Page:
If you look at the map of the Pacific Ocean right now, you will see something that appears to be a steaming Eye of Mordor staring right back at you. That hell beast is expected to do a ton of damage, and cream the Philippines when it makes landfall on Friday. Here's everything you wanted to know about the storm but were afraid to ask.
What Do We Call It?
So this storm actually has two names, which is why you may have seen people call it Yolanda and Haiyan. Yolanda, is what it's being called in the Philippines — where it's expected to hit. Haiyan is its Chinese name.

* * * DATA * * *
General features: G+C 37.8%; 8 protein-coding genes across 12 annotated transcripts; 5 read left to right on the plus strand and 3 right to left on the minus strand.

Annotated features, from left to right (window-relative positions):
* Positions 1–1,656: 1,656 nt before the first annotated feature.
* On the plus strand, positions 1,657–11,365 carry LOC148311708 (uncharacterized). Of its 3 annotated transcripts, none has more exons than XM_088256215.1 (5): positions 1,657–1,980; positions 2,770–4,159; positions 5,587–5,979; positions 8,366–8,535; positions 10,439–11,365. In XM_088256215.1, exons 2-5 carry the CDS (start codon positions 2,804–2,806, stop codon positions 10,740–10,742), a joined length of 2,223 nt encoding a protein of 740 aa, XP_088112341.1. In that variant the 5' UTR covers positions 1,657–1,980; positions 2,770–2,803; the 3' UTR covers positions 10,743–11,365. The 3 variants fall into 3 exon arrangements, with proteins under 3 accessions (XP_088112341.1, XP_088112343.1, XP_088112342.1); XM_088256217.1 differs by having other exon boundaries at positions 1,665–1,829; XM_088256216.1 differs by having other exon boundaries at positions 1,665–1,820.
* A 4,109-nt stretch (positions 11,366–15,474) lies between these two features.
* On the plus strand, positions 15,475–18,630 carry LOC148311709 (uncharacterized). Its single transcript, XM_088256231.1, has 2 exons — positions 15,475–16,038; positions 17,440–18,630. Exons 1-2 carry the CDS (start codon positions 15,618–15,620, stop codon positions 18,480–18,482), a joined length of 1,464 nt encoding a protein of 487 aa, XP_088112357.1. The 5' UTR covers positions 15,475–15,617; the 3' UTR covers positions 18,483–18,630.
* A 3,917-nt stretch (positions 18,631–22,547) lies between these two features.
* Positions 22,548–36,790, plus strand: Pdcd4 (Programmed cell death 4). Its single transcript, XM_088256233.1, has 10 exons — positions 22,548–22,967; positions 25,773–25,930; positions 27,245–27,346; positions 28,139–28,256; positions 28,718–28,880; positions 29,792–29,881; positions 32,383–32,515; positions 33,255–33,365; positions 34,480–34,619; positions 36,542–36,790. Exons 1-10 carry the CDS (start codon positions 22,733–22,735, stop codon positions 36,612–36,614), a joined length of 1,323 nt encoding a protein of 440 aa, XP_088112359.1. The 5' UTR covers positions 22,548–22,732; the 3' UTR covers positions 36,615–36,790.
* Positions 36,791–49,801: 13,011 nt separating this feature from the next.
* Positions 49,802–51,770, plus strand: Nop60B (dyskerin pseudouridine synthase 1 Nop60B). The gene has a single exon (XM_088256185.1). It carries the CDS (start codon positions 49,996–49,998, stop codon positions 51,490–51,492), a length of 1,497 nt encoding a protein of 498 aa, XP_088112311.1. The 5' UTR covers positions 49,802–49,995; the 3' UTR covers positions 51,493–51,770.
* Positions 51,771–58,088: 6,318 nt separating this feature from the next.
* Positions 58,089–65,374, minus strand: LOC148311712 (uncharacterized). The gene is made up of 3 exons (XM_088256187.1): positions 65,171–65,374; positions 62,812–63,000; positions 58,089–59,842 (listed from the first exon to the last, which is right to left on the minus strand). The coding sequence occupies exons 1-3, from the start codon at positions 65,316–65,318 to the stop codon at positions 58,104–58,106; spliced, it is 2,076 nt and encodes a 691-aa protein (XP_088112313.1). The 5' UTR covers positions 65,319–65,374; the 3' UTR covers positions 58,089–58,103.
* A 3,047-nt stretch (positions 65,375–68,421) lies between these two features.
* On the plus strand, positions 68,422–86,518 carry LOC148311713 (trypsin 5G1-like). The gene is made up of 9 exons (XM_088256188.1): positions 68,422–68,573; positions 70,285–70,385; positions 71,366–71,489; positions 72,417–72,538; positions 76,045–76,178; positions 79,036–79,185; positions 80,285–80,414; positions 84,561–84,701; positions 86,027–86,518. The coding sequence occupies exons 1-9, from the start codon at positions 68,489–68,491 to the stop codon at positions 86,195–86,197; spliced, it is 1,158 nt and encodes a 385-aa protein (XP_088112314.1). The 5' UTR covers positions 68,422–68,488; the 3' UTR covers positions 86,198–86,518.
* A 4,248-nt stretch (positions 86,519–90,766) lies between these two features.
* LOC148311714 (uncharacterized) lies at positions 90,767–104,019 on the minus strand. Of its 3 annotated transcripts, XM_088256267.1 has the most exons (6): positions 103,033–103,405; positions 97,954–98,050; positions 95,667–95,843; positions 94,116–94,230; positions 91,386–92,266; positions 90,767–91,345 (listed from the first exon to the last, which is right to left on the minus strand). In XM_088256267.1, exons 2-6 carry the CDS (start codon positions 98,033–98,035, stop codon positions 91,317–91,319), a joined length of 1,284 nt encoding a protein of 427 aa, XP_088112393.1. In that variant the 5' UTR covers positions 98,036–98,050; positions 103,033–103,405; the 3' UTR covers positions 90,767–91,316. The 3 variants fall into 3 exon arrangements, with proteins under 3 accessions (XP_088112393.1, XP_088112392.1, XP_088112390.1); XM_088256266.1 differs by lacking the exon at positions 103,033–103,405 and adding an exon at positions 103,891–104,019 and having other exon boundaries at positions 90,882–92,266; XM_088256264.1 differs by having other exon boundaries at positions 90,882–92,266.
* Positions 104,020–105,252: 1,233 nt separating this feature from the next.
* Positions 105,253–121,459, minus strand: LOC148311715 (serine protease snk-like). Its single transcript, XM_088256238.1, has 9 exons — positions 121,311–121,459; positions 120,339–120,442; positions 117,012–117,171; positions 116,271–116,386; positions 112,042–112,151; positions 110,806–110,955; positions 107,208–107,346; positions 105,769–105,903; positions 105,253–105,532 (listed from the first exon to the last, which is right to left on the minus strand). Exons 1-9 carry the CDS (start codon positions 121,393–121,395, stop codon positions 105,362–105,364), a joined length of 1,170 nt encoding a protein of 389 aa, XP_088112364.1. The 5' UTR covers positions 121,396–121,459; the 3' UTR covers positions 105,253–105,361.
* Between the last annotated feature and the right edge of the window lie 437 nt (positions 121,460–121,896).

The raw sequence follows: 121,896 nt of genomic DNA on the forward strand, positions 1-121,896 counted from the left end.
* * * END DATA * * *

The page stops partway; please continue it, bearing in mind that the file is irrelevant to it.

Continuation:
How Big and Powerful Is This Thing?
Well, look at it:
Yolanda is actually being called a "super typhoon" because of its size (the storm reportedly has a diameter of 500 miles), scale, and force— a typhoon turns super once its winds reach 150 mph. CNN says it's one of the strongest storms ever-recorded in history. And it has meteorologists freaking out:
Accuweather's Anthony Sagliani puts Yolanda's force into some perspective, and explains that it is packing winds stronger than some of the most powerful tornados on earth.
A bit more context: the Moore tornado this year had peak winds of 210 mph, Hurricane Katrina had wind speeds of 140 mph on landfall, and Hurricane Sandy had sustained wind speeds of 75 mph. And it isn't just the wind — some forecasters are predicting a storm surge that could reach up to 23 feet, USA Today reported. That's terrible for country's many islands and coastal communities.